Former head of the civil service Lord Bob Kerslake and the former cabinet secretary Lord Gus O’Donnell have warned that the UK should postpone its scheduled 29 March departure from the European Union because the government is simply not ready.
In separate calls, the crossbench peers said the lack of political clarity in Westminster on what the UK wanted from its future relationship with the European Union – and what the EU might agree to – made sticking to the Article 50 date highly inadvisable.
Ahead of a report launch by the pro-Remain Peoples’ Vote organisation, Kerslake said the withdrawl agreement that prime minister Theresa May was still hoping to get through parliament offered no certainty on the future relationship between the UK and the EU and would be counterproductive.
He said that leaving on the terms set out would result in a further decade of “low-intensity political civil war”, rather than the end to the political infighting sought by then-prime minister David Cameron when he outlined plans for a referendum in 2013.
“There are three Brexit fallacies being perpetrated at the moment by the government,” said Kerslake, who was civil service head from 2011 to 2014.
“Firstly, that a no-deal Brexit is like an ‘act of God’ like flooding. It is perfectly possible to prevent it happening if the government acts now. Parliament has already signalled that it would support this as has the EU. The failure to do so is creating great damage and distress.”
Kerslake said the second fallacy was that Brexit could be safely delivered by 29 March. “Any serious analysis shows that the delay in getting an agreement means we are simply not ready,” he said. “There is not enough time now even to deal with the required legislation.”
The third fallacy, Kerslake said, was that completing a deal now would bring closure to the Brexit process. “In reality, it will just be the start of another round of equally contentious and pressured negotiations,” he said.
“If the government aren’t willing to level with the British people on these issues, then others in authority must do so. There is precedent here. The intervention by Simon Stevens in the NHS funding debate is a good example.
“In these very dangerous times, it is not sufficient to just speak truth unto power. They also need to speak truth to the British people.”
Separately, Gus O’Donnell wrote in London’s Evening Standard newspaper, edited by ex-chancellor George Osborne, that the government had no responsible alternative to seeking an extension to the UK’s Article 50-mandated leaving date.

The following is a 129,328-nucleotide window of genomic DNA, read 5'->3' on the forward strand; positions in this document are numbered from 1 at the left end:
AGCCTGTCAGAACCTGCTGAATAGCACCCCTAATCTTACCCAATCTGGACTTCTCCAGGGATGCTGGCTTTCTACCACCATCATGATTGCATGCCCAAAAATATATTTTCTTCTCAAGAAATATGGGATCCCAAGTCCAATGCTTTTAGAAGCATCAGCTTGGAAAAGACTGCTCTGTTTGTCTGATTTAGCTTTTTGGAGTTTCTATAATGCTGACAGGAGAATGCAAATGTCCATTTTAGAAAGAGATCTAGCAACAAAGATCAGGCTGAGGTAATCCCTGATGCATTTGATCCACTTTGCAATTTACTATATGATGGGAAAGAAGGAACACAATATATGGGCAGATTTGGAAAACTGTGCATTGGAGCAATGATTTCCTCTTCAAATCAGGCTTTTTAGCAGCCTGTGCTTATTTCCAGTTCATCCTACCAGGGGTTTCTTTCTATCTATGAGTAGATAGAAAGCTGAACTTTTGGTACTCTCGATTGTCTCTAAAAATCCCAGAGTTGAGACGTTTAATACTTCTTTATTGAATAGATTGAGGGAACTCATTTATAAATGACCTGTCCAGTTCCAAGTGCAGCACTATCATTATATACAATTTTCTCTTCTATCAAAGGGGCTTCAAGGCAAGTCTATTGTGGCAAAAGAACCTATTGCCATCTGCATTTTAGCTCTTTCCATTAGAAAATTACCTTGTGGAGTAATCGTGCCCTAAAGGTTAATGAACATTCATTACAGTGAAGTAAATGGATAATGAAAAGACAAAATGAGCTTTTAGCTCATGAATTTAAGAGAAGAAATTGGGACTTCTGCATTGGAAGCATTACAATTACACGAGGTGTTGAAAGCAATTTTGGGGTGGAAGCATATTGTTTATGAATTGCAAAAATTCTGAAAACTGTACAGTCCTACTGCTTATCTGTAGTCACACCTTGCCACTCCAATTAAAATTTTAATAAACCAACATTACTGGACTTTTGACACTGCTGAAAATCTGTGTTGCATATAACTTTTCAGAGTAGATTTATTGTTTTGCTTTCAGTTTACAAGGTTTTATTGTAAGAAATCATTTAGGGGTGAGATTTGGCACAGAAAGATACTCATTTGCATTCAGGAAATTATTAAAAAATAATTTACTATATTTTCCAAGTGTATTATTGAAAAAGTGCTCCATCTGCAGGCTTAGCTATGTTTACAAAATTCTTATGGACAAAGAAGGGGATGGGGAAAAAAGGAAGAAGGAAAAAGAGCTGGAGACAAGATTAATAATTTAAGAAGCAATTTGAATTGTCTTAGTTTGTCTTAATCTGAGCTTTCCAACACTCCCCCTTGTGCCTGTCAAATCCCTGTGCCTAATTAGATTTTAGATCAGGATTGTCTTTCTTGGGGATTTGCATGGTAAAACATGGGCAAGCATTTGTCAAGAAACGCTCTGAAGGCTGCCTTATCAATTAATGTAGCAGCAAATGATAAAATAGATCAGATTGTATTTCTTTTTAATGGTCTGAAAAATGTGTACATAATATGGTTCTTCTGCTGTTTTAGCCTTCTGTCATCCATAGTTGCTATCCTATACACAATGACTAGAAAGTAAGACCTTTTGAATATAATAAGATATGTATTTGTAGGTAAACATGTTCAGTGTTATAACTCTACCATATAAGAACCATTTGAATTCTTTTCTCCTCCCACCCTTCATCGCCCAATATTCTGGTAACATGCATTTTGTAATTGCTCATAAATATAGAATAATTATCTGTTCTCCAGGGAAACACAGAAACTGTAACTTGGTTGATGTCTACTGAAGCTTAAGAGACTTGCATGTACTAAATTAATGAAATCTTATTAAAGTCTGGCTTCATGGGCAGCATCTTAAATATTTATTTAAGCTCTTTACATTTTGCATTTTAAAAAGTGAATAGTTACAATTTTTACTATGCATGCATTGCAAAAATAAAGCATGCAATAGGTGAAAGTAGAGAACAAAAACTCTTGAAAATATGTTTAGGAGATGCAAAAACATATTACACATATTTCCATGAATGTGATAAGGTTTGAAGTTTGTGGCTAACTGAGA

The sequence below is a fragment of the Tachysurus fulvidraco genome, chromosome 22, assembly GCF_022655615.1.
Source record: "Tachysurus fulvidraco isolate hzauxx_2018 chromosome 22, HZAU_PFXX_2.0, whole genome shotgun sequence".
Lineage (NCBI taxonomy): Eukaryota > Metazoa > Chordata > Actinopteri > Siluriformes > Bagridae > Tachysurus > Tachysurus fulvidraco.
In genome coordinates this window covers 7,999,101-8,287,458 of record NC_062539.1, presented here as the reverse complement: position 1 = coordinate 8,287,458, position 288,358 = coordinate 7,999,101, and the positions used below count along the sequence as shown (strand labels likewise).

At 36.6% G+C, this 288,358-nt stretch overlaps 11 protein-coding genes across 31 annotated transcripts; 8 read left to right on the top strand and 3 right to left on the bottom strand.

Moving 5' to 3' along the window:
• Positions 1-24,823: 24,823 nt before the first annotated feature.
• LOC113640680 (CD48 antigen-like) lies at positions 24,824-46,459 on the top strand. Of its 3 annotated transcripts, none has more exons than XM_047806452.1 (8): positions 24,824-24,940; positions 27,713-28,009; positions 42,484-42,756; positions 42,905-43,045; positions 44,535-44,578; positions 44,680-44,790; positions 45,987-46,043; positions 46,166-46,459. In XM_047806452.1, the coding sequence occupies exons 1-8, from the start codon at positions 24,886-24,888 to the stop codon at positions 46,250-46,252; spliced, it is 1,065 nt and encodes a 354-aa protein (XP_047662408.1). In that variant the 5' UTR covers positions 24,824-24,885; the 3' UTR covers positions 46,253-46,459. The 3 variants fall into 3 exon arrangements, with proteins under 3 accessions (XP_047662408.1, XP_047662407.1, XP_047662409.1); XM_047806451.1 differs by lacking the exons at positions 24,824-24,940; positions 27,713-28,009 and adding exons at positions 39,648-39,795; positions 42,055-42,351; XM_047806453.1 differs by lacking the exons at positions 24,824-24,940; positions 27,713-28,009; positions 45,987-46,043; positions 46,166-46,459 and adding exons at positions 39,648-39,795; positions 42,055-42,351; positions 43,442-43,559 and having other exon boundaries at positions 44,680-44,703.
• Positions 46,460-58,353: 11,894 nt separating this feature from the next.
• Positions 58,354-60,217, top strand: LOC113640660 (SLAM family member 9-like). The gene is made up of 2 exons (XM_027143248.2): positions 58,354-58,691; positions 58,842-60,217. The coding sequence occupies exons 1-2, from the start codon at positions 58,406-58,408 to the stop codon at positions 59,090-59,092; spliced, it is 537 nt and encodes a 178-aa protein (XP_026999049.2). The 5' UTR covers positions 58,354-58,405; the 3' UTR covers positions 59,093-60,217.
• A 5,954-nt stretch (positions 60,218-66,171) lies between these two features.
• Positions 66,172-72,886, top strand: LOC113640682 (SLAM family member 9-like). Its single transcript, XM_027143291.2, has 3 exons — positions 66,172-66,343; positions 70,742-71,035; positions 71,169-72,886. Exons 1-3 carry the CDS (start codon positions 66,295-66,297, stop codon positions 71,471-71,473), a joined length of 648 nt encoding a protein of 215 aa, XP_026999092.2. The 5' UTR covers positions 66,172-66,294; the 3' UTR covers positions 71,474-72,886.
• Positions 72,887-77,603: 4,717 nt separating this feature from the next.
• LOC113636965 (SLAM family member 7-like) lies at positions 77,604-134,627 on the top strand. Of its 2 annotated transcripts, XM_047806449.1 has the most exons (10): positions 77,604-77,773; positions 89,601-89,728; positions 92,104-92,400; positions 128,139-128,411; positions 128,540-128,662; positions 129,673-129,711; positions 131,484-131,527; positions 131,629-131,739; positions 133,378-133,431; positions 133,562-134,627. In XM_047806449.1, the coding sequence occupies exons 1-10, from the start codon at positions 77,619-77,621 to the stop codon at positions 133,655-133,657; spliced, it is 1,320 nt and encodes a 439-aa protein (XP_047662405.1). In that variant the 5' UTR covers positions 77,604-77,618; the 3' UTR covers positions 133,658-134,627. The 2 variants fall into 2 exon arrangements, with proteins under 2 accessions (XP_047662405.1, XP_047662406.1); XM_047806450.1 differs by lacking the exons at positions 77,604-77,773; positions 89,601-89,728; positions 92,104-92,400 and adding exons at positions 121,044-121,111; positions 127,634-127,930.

O’Donnell – who was cabinet secretary and head of the civil service from 2005-2011 – said the past two and a half years of experience had disproved notions that the UK could leave the EU and retain the benefits of membership.
But he said that recent attempts among MPs to back a deal of any sort risked creating an illusion of certainty about the future, when the political declaration accompanying the draft Withdrawal Agreement was full of ambiguity.
“I am not, of course, opposed to political compromise and I have even crafted a few myself in my time,” he said.
“But what is being brushed over here is not nuance, it is a fundamental choice about how our economy, society and government will operate in years to come. Are we going to follow a Norwegian model or one from Singapore, Turkey, Switzerland or Albania? The truth is we do not know and it is, I am afraid to say, irresponsible for any government to even contemplate embarking on such a perilous journey as Brexit without giving us a clearer idea of the eventual destination.”
O’Donnell said that while both ministers and civil servants were coming under pressure to get the Brexit “job” done, the nation was not ready to leave the EU and should not leave until it had a clearer idea of where it was going.
He said that any final decision by MPs on on May’s Withdrawal Agreement would be “meaningless” rather than “meaningful” because the degree of ambiguity its supporting political declaration contained.
“The priority must be to seek an extension of the Article 50 timetable, to allow for a process of deliberation in parliament and the country about the direction of our future relationship with the EU,” he said.
“I am firmly of the view that if we can find more time now to examine different options for Brexit, it will be time well spent.”